A GM Crop Decision that Cuts the Mustard 


    Syllabus: GS3/ Agriculture, Bio-technology

    In News

    • The environmental release of DMH-11, a genetically modified hybrid variety of mustard, marks the beginning of a new era in self-reliance and sustainability in agriculture.

    Worldwide Adoption of GM Crops

    • According to a report by the International Service for the Acquisition of Agri-biotech Applications (ISAAA) 2020, a total of 72 countries have adopted GM crops either as human food or animal feed, as well as for commercial cultivation 
      • 56% of the global GM crop area is in developing countries compared to 44% in industrial countries. 
    • GM crops have benefited more than 1.95 billion people in five countries (Argentina, Brazil, Canada, India and the United States) or 26% of the current world population of 7.6 billion. 
    • Bt cotton was commercialised as the first GM crop in India more than 20 years ago, and has been viewed globally as a great success story in terms of economic advantage to farmers and to the nation. 
    • Globally, genetic modification has expanded its reach, beyond the major four crops, maize, soybean, cotton and canola, to other economically important food crops for various traits such as insect and herbicide resistance, climate resilience and nutritional quality improvement.
    • GM food crops, since adoption in 1996 globally have been proven for their biosafety for the last 25 years and more.
    Genetically Modified Crops
    – A Genetically Modified Organism (GMO) is any living organism whose genetic material has been modified to include certain desirable techniques. 
    – Genetic modification has previously been used for the large-scale production of insulin, vaccines, and more.
    In crops, genetic modification involves the manipulation of DNA instead of using controlled pollination— the conventional method to improve crops— to alter certain characteristics of the crop.

    – It is useful in controlling the occurrence of certain diseases.
    – It grows faster than the foods that are grown traditionally. Probably because of this, the increased productivity provides the population with more food
    – At times, genetically engineered food crops can be grown at places with unfavourable climatic conditions too.
    – It is reported to be high in nutrients and contain more minerals and vitamins than those found in traditionally grown food.

    – It may have harmful effects on the human body. 
    – It is believed that consumption of these genetically engineered foods can cause the development of diseases which may be immune to antibiotics.
    – This cross-pollination method can cause damage to other organisms that thrive in the environment.
    – The technology could be carcinogenic
    1. It is a killer technology that kills soil, microbes, pollinators, almost all medicinal herbs and adversely affects crop diversity. It may also cause cancer in humans.

    Challenges of India’s Edible Oil Production

    • Low yield of Mustard: Mustard is one of the most important edible oil crops in India; however, its per hectare yield is very low when compared to the global average.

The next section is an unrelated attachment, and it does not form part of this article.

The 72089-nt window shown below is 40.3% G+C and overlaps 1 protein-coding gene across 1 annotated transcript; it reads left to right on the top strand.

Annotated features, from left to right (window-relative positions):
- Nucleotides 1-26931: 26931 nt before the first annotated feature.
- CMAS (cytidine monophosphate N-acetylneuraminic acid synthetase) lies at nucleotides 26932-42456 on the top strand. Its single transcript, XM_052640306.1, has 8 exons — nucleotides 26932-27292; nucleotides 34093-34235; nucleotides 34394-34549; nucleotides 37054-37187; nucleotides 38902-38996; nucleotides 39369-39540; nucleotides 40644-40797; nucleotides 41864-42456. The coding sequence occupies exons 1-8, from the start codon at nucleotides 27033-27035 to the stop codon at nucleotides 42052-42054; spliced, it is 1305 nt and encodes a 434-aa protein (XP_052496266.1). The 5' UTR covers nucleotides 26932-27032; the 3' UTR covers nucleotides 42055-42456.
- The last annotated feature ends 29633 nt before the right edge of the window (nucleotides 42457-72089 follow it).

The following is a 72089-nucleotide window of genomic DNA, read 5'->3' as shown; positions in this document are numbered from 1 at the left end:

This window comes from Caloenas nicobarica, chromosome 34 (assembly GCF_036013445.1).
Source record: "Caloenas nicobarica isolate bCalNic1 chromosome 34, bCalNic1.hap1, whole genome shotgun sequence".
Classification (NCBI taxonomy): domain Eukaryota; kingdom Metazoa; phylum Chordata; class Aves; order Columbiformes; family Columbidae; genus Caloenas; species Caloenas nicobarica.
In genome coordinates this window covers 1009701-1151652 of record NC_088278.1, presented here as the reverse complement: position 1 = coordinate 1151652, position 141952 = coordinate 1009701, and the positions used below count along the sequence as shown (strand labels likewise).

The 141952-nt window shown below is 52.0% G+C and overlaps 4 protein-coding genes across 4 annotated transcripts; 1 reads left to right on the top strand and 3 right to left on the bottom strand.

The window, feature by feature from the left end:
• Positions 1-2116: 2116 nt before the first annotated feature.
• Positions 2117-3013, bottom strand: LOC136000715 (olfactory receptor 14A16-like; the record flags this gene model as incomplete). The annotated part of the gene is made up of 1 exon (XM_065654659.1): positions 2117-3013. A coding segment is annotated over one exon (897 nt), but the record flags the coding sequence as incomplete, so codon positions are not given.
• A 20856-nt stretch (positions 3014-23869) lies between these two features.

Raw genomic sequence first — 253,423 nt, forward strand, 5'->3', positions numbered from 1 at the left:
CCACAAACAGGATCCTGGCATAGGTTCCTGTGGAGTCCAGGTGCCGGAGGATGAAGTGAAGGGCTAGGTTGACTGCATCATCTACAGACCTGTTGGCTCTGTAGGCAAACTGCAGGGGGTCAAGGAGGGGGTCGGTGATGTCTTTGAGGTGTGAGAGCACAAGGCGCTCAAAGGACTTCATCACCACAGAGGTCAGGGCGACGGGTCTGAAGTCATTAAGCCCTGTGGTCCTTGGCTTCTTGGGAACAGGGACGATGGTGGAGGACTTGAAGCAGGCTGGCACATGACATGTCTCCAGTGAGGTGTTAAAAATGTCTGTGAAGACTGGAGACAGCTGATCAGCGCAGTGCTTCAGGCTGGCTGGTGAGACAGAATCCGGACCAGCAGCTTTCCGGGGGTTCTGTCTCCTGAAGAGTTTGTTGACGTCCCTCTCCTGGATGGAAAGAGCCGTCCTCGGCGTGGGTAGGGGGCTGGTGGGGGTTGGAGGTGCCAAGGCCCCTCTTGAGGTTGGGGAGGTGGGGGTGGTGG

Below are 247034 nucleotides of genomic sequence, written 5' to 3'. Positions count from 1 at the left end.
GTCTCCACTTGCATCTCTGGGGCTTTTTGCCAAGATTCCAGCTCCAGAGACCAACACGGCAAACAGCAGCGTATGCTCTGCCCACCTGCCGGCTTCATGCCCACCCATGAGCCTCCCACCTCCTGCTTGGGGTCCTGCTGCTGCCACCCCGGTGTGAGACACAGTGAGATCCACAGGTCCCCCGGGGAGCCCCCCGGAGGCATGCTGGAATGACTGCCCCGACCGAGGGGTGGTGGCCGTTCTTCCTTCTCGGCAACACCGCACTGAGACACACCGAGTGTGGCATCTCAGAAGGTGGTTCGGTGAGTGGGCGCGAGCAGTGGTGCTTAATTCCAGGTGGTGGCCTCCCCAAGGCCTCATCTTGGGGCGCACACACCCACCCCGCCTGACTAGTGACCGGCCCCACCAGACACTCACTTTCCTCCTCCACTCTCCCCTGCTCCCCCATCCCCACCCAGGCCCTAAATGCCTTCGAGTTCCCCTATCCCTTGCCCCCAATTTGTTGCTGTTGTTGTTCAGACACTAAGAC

• Thus, increasing the productivity of mustard in the country is vital for the economic well-being of farmers and self-sufficiency in edible oil production.
    • India’s edible oil deficit & imports: India faces a major deficit in edible oils, with 60% of its demand being met by imports.
      • The domestic consumption of edible oils is around 25 million tonnes, while the domestic production of mustard oil was approximately 8.5 million tonnes in the year 2020-21. 
      • India’s edible oil imports were approximately 13 million tonnes, which touched ₹1.17 lakh crore in value terms. 

    GM Mustard

    • Dhara Mustard Hybrid: Using genetic engineering, extensive research has been carried out at the Centre for Genetic Manipulation of Crop Plants (CGMCP), University of Delhi South Campus, to create a GM Dhara Mustard Hybrid -11 (DMH-11) with higher vigour and yield — this will facilitate an increase in domestic production of edible oils as well as enhanced farm incomes.
    • Government’s approval: In October 2022, the Genetic Engineering Appraisal Committee (GEAC) of the Ministry of Environment, Forest and Climate Change, Government of India, made a landmark decision of approving the release of DMH-11 and its parental line for cultivation. 
    • Significance:
      • This will help boost the vibrant genetic engineering research sector in the country and enable the generation of new crop varieties with improved traits.
      • This advancement will benefit farmers by increasing yield per hectare. 
      • Cultivation of these GM mustard hybrids developed indigenously could help enhance farmers’ income, reduce the oil-import burden and help achieve much-needed self-reliance in edible oil production.

    Way Ahead

    • The environmental release of DMH-11 marks the beginning of a new era in self-reliance and sustainability in agriculture.
      • More improved GM food crops are needed to boost the profitability of Indian farmers.
    • According to the global Food Security and Nutrition Report, 2019, it is difficult to achieve the ‘Zero Hunger’ target by 2030.
    • The adoption of science-based technologies for crop improvement such as genetic engineering for developing genetically modified (GM) crops as a supplement to conventional breeding methods has become an absolute necessity to address the challenge of achieving global food and nutritional security under the fast-changing climate. 
    Daily Mains Question
    [Q] What is the significance of Genetically Modified crops for self-reliance and sustainability in agriculture? Examine the challenges.